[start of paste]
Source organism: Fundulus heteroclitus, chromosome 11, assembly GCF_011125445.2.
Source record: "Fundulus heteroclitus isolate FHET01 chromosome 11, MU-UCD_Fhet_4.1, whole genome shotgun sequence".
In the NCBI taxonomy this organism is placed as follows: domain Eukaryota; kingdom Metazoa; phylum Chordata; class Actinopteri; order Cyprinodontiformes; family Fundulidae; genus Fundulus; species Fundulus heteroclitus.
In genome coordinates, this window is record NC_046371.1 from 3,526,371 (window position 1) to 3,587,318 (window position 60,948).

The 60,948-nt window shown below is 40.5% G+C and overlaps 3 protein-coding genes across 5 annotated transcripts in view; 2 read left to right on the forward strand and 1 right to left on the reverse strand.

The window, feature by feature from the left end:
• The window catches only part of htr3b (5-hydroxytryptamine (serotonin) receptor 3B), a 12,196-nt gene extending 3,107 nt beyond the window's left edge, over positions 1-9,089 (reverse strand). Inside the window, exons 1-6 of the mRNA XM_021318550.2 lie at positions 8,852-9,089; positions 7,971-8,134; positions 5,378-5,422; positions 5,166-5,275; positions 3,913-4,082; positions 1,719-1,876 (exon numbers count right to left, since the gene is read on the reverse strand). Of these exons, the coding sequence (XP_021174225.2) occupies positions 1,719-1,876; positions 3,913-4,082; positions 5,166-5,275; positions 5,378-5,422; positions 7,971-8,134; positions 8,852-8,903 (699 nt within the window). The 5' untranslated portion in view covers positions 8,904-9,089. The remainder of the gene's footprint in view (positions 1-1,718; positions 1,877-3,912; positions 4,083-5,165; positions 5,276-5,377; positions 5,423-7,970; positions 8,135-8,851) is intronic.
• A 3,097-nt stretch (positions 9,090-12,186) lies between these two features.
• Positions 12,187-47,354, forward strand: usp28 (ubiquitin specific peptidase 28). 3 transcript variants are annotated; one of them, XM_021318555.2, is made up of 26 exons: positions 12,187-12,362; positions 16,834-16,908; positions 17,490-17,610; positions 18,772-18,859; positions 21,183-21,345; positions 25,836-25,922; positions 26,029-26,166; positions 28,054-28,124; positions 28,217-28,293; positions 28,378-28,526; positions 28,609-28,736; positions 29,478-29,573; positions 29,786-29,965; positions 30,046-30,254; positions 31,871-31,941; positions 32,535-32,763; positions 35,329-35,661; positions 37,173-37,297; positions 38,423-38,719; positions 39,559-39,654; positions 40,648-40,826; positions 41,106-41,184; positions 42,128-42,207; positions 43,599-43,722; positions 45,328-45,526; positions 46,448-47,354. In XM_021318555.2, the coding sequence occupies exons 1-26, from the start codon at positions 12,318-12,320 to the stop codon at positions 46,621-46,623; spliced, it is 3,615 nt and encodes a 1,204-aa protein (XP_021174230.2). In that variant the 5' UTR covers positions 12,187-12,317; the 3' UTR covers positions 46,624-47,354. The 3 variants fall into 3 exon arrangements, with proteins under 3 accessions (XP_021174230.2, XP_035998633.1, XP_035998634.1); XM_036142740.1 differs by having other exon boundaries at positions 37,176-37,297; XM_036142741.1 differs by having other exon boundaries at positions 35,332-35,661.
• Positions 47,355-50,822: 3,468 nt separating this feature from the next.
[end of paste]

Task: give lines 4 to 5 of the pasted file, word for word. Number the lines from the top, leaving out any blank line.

In genome coordinates, this window is record NC_046371.1 from 3,526,371 (window position 1) to 3,587,318 (window position 60,948).

The 60,948-nt window shown below is 40.5% G+C and overlaps 3 protein-coding genes across 5 annotated transcripts in view; 2 read left to right on the forward strand and 1 right to left on the reverse strand.